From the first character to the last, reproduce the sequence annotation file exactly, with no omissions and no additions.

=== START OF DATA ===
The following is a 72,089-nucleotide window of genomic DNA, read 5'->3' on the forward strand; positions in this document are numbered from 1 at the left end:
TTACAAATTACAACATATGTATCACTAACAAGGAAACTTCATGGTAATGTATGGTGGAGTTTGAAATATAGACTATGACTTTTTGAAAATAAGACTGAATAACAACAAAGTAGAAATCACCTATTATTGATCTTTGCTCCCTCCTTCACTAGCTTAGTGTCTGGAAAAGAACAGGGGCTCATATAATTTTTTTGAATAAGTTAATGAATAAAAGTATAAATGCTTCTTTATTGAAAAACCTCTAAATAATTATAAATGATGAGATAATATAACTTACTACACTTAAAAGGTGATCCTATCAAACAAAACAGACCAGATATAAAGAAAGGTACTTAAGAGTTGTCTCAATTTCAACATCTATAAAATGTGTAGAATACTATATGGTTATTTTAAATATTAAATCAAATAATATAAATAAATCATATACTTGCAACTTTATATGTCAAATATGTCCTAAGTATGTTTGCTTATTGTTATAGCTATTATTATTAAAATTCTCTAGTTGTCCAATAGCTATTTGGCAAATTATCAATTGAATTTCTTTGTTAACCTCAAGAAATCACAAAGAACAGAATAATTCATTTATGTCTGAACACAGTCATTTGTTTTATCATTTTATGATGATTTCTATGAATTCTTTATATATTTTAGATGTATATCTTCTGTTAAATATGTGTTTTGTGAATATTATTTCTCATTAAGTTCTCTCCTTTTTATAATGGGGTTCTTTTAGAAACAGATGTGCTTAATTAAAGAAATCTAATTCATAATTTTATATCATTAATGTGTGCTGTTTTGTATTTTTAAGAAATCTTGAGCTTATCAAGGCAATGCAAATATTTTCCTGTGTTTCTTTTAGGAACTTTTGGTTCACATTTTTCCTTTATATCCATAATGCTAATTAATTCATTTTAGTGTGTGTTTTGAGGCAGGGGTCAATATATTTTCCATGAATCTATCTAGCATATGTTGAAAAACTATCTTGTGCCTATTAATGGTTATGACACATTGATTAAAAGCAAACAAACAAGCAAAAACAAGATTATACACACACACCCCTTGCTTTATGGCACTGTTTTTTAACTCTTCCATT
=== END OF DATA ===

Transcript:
The following is a 72,089-nucleotide window of genomic DNA, read 5'->3' on the forward strand; positions in this document are numbered from 1 at the left end:
TTACAAATTACAACATATGTATCACTAACAAGGAAACTTCATGGTAATGTATGGTGGAGTTTGAAATATAGACTATGACTTTTTGAAAATAAGACTGAATAACAACAAAGTAGAAATCACCTATTATTGATCTTTGCTCCCTCCTTCACTAGCTTAGTGTCTGGAAAAGAACAGGGGCTCATATAATTTTTTTGAATAAGTTAATGAATAAAAGTATAAATGCTTCTTTATTGAAAAACCTCTAAATAATTATAAATGATGAGATAATATAACTTACTACACTTAAAAGGTGATCCTATCAAACAAAACAGACCAGATATAAAGAAAGGTACTTAAGAGTTGTCTCAATTTCAACATCTATAAAATGTGTAGAATACTATATGGTTATTTTAAATATTAAATCAAATAATATAAATAAATCATATACTTGCAACTTTATATGTCAAATATGTCCTAAGTATGTTTGCTTATTGTTATAGCTATTATTATTAAAATTCTCTAGTTGTCCAATAGCTATTTGGCAAATTATCAATTGAATTTCTTTGTTAACCTCAAGAAATCACAAAGAACAGAATAATTCATTTATGTCTGAACACAGTCATTTGTTTTATCATTTTATGATGATTTCTATGAATTCTTTATATATTTTAGATGTATATCTTCTGTTAAATATGTGTTTTGTGAATATTATTTCTCATTAAGTTCTCTCCTTTTTATAATGGGGTTCTTTTAGAAACAGATGTGCTTAATTAAAGAAATCTAATTCATAATTTTATATCATTAATGTGTGCTGTTTTGTATTTTTAAGAAATCTTGAGCTTATCAAGGCAATGCAAATATTTTCCTGTGTTTCTTTTAGGAACTTTTGGTTCACATTTTTCCTTTATATCCATAATGCTAATTAATTCATTTTAGTGTGTGTTTTGAGGCAGGGGTCAATATATTTTCCATGAATCTATCTAGCATATGTTGAAAAACTATCTTGTGCCTATTAATGGTTATGACACATTGATTAAAAGCAAACAAACAAGCAAAAACAAGATTATACACACACACCCCTTGCTTTATGGCACTGTTTTTTAACTCTTCCATT